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Pho Sho!

7 Jan

soup

It doesn’t make sense how I made and consumed this healthy beyond belief Vietnamese Pho just one day before I became the victim of a flu that kept me on my couch for the next four days straight. Not, I realize, the most appetizing way to start off a piece about a wonderful soup– but it is what it is and that’s what happened.

I haven’t been sick like that in years, the kind of sick where my body is just too weak to function normally. It’s actually quite odd– being actively aware that your body is busy battling something beyond your reach, and with all that energy your body is putting into making you better its leaving you completely exhausted and feverish and freezing and weak, and there is just nothing you can do about that battle going on but sit under the covers on your couch, watch Netflix and drink juice. It’s a creepy reminder that you don’t really control your body after all. It’s as if your body has a higher level of consciousness  and it has told you, OK once I’m done doing what I’ve got to do, you can go back to your silly escapades again.

If anything, being very sick for only a few days is actually a blessing in disguise as it is a nice reminder of how sweet health is. For a few days you aren’t physically able to do anything, you just sit there under your covers watching as people go about their lives and their routines without you–going out and strolling the streets, picking up a paper and coffee, casually meeting friends for a beer, enjoying a day of work and then dinner… All simple take-for-granted pleasures. Not being able to participate in such things for a few days actually allows for a new sense of gratitude when you are back to your health.

So, as it turned out my New Years Flu  actually became a nice way to be more grateful for the simple things I do most days.

And back to the soup!

Pho! This was my first dabble in Pho and though I really enjoyed it I’d like to take some time working on a homemade Pho broth, which I’ll report back on. In the meantime, I just used a store-bought Pho flavored broth (Pacifico Organic Pho broth is available at Whole Foods- so are Pho brown rice noodles for a healthier noodle.)

Vegan Pho

  • Heat a soup pot filled with Vegetarian Pho broth
  • Add sliced carrots, edemame, shitake mushrooms to the broth (however many veggies you want- based on if you want a brothy soup or something with more bite.) Let this sit at a low heat for about 10 minutes until the vegetables are tender
  • Bring a second pot of water to boil, add pho noodles and boil for 1 minutes and drain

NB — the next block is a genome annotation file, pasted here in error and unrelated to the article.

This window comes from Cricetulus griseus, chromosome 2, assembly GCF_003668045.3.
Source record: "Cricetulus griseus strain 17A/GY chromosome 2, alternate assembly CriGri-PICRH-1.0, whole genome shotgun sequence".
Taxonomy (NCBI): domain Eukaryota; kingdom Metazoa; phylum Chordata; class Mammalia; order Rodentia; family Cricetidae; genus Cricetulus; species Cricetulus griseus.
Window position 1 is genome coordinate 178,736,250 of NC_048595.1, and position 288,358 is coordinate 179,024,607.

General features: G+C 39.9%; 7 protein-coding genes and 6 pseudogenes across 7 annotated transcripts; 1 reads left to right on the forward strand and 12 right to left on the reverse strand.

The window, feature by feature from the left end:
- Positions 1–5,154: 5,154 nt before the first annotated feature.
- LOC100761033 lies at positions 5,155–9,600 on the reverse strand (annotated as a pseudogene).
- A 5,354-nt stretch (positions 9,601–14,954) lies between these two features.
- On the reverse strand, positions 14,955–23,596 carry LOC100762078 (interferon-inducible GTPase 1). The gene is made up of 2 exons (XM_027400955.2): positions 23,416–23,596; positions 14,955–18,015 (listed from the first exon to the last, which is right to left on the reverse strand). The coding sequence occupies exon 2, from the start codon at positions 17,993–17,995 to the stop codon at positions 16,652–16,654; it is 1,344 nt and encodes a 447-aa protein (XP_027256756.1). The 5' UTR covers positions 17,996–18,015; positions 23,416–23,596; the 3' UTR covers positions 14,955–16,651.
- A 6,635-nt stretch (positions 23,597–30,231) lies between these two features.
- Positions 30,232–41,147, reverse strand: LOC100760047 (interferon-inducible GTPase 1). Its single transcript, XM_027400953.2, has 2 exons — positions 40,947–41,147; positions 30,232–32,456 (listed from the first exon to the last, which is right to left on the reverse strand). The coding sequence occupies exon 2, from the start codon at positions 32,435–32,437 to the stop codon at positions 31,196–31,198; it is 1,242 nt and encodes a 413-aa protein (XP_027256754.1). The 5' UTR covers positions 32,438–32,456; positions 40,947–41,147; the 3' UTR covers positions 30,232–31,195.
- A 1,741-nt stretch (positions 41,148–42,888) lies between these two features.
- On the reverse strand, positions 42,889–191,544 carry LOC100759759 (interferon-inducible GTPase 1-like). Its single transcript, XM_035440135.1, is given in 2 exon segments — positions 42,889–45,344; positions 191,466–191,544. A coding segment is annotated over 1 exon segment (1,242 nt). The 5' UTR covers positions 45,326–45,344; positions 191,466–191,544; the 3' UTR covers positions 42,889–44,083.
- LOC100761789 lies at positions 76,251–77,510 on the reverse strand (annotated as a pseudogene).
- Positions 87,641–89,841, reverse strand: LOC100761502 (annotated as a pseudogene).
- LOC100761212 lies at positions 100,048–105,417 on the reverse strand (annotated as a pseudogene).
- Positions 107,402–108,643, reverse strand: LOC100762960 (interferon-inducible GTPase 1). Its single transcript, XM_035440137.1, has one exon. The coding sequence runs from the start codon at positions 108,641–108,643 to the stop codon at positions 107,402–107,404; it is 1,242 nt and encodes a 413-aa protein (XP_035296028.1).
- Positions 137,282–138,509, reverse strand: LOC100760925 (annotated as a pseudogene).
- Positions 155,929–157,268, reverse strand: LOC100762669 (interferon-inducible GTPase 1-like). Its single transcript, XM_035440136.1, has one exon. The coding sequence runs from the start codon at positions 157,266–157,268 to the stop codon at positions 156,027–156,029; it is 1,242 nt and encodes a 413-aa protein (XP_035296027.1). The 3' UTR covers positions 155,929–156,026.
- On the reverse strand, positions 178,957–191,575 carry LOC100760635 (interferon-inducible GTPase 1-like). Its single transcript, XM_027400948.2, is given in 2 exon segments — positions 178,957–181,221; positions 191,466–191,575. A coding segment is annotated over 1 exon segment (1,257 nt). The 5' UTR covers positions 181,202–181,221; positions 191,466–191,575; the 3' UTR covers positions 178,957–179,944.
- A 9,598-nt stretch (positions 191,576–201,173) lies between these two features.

• Toss noodles with a few tsp of sesame oil (optional) and split noodles into bowls (Note: Your soup bowls should be on the larger size)
  • While veggies continue to simmer, slice firm tofu and drizzle with soy sauce, and then add to bowls on top of noodles
  • Create a “toppings” buffet to add to your soup when it’s ready, include: lime wedges, chopped scallions, chopped cilantro, mung sprouts and Hoisin sauce, and mint sprigs
  • Ladle broth into bowls and add toppings. Eat with a large soup spoon and chopsticks.

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Quinoa Stuffed Peppers

3 Dec

photo (57)

Peppers, aka God’s little bowls, waiting to be stuffed.

I like stuffing stuff. One time I had a dinner party and called it, “Stuffed Stuff.” Stuffed peppers, stuffed mushrooms, stuffed eggplant. You can stuff squash, you can stuff potatoes, you can stuff tomatoes. You can literally stuff anything with a peel or skin. And then you just eat the whole entire thing and it’s delicious.

Now that we discussed the art of stuffing, lets discuss quinoa. I don’t love quinoa as much as I should. I know, shocking right? I should be obsessed with it. It’s a complete protein. It’s probably the healthiest grain there is- it just doesn’t excite me that much. (Let me first set the barometer on the sorts of things that do excite me: Farro, wheat berry, my shower drain not clogging, when this grandmother who lives in the apartment across the street has her lights turned on when I’m walking home so I can pause and look in her windows- a ritual that strangely relaxes me…) What I am saying is I’m easily excitable so quinoa should, in theory, excite me, but it doesn’t that much. It tastes too… pilly or something.